Hammered Dulcimers Around the World

The hammered dulcimer has been known and played throughout many parts of the world for many centuries; scholars of music history differ on what criteria can be used to verify its original location, thus you can hear it said to be “as much as 800 years old” all the way to “as much as 3,000 years old!” Players in Iran and India claim their lands (the original Persian Empire) to be the inventors, and we don’t see a reason to dispute that, so we tend toward the earlier date. If that’s true, then the santur probably spread eastward to the Asian lands long ago and westward perhaps during the Crusades. There’s reason to believe it was brought here to the Virginia colony from England in the 1600s. For further information you may want to look at the articles in Wikipedia, starting with “Hammered Dulcimer.”

Below are names of the hammered dulcimer in many countries where it is played, with special links to those Wikipedia articles.

Santur (santūr, Santoor, Santour) in Iran (سنتور), Afghanistan, Armenia, Turkey, Pakistan, Iraq, and India (Shatatantri vina in ancient sanskrit writings)

Salterio in Italy, Spain (also dulcémele), and Mexico

Saltério in Brazil (Brasil) and Portugal

Santoor, sandouri, or santouri (σαντούρι) in Greece

Yangqin, yángqín, yang quin, or yang ch'in (扬琴 from 揚琴) in China and Tibet; also a silk-strung version hudie qin (蝴蝶琴)

Chang in Uzbekistan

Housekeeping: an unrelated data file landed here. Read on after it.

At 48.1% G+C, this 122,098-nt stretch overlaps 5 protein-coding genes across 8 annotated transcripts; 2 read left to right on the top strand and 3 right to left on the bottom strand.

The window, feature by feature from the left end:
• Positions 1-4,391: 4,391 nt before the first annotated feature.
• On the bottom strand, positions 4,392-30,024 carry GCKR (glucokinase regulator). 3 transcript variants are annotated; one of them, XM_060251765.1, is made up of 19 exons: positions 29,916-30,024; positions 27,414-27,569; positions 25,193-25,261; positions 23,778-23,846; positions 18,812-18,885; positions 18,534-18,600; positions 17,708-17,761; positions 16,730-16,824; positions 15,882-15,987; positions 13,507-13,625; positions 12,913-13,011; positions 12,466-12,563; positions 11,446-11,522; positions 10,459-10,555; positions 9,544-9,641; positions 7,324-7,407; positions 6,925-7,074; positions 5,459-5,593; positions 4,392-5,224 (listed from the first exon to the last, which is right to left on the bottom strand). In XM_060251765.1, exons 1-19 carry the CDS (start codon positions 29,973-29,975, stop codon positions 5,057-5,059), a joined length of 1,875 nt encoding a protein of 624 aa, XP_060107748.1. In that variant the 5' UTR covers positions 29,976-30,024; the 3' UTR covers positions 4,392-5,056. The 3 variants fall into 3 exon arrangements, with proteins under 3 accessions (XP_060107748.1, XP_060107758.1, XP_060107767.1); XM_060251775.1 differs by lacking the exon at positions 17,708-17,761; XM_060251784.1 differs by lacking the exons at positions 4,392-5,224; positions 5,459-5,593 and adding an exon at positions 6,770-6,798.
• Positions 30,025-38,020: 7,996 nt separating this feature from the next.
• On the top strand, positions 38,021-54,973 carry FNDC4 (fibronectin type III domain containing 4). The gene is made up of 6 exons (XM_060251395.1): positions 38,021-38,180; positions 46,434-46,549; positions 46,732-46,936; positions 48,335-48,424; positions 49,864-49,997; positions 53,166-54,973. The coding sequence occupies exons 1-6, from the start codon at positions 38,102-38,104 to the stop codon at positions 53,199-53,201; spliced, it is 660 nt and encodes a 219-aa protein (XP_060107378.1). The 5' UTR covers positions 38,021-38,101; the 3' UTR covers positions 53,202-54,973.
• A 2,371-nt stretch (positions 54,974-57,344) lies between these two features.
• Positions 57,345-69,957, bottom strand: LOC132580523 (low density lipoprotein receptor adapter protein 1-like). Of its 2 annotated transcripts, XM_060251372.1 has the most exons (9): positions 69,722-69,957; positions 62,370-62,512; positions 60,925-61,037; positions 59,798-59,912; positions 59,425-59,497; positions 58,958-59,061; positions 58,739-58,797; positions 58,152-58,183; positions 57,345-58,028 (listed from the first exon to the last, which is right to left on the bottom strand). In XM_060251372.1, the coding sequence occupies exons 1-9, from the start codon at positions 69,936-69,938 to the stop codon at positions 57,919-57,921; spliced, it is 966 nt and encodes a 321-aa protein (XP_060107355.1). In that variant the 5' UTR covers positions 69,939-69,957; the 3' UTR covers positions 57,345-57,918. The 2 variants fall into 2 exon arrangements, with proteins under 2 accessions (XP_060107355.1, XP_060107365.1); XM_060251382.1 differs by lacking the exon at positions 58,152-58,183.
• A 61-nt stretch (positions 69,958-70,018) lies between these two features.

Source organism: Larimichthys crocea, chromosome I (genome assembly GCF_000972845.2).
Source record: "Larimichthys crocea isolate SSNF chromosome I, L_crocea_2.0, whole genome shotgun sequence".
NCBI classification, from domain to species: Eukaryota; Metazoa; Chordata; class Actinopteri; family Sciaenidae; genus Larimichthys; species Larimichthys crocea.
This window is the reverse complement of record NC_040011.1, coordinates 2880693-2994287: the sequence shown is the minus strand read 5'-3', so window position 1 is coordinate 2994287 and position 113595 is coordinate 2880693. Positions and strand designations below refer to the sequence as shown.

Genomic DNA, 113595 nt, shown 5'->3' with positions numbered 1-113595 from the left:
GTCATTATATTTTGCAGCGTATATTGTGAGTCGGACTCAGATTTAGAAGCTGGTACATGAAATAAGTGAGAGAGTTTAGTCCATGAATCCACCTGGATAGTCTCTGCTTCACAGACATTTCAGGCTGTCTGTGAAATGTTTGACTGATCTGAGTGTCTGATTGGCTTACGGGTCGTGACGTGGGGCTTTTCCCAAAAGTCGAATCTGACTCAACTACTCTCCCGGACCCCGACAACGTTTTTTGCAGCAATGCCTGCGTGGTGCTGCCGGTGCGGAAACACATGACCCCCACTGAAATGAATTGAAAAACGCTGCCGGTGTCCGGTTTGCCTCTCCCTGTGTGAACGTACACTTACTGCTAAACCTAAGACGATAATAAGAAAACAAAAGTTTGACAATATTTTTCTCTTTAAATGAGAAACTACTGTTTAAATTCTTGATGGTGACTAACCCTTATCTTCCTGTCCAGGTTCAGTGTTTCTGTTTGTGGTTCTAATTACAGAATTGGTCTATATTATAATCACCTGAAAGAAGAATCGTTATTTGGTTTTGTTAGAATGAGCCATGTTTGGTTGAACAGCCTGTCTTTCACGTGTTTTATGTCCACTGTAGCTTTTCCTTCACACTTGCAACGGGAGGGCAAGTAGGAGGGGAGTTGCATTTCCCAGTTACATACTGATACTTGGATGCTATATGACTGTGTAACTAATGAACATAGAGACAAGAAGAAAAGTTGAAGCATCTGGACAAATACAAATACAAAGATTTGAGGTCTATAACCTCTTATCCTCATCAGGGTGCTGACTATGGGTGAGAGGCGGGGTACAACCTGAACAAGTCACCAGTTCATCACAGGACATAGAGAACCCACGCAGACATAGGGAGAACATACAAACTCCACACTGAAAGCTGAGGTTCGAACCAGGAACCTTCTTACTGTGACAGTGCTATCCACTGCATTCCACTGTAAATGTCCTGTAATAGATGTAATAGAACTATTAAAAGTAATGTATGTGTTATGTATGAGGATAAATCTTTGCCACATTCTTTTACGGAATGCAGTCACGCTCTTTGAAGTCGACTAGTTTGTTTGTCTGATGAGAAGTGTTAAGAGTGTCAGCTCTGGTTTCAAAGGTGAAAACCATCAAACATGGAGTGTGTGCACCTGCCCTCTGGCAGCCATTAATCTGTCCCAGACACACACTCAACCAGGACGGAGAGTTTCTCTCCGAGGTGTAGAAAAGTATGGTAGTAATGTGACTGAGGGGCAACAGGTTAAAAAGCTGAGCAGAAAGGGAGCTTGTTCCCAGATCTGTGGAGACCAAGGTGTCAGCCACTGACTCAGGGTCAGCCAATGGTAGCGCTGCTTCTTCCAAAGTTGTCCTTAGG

Yanggeum 양금 in Korea

Joochin in Mongolia

Khim ( ขิม) in Thailand, Cambodia and Laos

Tam-thap-luk or đàn tam thp lc in Vietnam

Darushimaa ダルシマー in Japan

דולצימר פטישים in Israel

Tsymbaly (цимбалы) or dultsimer (Дульцимер) in Russia

Tsymbaly in Belarus (Цымбалы), and Ukraine (цимбали), Moldova, and Poland (cymbały)

Tsimbal (цимбал) in Serbia

Tsimbl in Yiddish communities

Cimbalom, cimbalom, cymbalum, ţambalin Hungary (Magyarország)

Cimbal in Slovakia

Ţambal in Romania

Tiompan (Scottish Gaelic) or tiompán (Irish) in Scotland and Ireland

Psaltérion and tympanon in France

Cimbal, cimbale in Croatia

Cimbál in Czech Republic

Cimbalai, cimbolai in Lithuania

Cymbal, cimbole in Latvia (Latgalia)

Cimbale, oprekelj in Slovenia

Hackbrett in Austria (Osterreich), Switzerland (Schweitzer) and Bavaria (Bayern, in southern Germany)

Hakkebord in Belgium

Hakkebræt in Denmark (Danmark)

Hakkebord in the Netherlands

Hakkebrett in Norway

Hackbräde, hammarharpa in Sweden

Hammered dulcimer in England

Hammered dulcimer, Whamdiddle, Lumberjack Piano in Early North America

For more information on dulcimers, check out Dulcimers 101.